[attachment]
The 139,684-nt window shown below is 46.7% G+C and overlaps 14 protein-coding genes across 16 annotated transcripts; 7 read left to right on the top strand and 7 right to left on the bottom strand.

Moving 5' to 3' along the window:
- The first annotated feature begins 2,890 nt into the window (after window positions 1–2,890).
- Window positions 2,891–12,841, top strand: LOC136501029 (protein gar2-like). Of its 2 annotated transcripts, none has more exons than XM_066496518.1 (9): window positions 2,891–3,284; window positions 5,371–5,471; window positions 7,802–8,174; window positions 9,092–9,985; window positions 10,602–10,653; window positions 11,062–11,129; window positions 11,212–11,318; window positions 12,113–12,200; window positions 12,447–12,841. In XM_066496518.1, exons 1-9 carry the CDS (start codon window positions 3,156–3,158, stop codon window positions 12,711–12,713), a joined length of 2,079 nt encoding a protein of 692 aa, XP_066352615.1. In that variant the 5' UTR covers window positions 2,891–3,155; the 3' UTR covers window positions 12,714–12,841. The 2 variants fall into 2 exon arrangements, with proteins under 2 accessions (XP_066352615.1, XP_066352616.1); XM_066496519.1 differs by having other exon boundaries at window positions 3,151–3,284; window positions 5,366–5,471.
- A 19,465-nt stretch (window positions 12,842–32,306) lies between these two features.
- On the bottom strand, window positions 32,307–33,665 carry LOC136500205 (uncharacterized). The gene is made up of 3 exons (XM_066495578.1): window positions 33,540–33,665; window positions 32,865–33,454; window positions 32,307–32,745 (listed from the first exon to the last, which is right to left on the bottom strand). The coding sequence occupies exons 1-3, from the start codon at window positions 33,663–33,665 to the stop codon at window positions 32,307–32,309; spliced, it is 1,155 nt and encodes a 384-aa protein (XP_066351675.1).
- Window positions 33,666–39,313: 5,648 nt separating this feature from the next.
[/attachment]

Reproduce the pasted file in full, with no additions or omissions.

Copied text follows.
The 139,684-nt window shown below is 46.7% G+C and overlaps 14 protein-coding genes across 16 annotated transcripts; 7 read left to right on the top strand and 7 right to left on the bottom strand.

Moving 5' to 3' along the window:
- The first annotated feature begins 2,890 nt into the window (after window positions 1–2,890).
- Window positions 2,891–12,841, top strand: LOC136501029 (protein gar2-like). Of its 2 annotated transcripts, none has more exons than XM_066496518.1 (9): window positions 2,891–3,284; window positions 5,371–5,471; window positions 7,802–8,174; window positions 9,092–9,985; window positions 10,602–10,653; window positions 11,062–11,129; window positions 11,212–11,318; window positions 12,113–12,200; window positions 12,447–12,841. In XM_066496518.1, exons 1-9 carry the CDS (start codon window positions 3,156–3,158, stop codon window positions 12,711–12,713), a joined length of 2,079 nt encoding a protein of 692 aa, XP_066352615.1. In that variant the 5' UTR covers window positions 2,891–3,155; the 3' UTR covers window positions 12,714–12,841. The 2 variants fall into 2 exon arrangements, with proteins under 2 accessions (XP_066352615.1, XP_066352616.1); XM_066496519.1 differs by having other exon boundaries at window positions 3,151–3,284; window positions 5,366–5,471.
- A 19,465-nt stretch (window positions 12,842–32,306) lies between these two features.
- On the bottom strand, window positions 32,307–33,665 carry LOC136500205 (uncharacterized). The gene is made up of 3 exons (XM_066495578.1): window positions 33,540–33,665; window positions 32,865–33,454; window positions 32,307–32,745 (listed from the first exon to the last, which is right to left on the bottom strand). The coding sequence occupies exons 1-3, from the start codon at window positions 33,663–33,665 to the stop codon at window positions 32,307–32,309; spliced, it is 1,155 nt and encodes a 384-aa protein (XP_066351675.1).
- Window positions 33,666–39,313: 5,648 nt separating this feature from the next.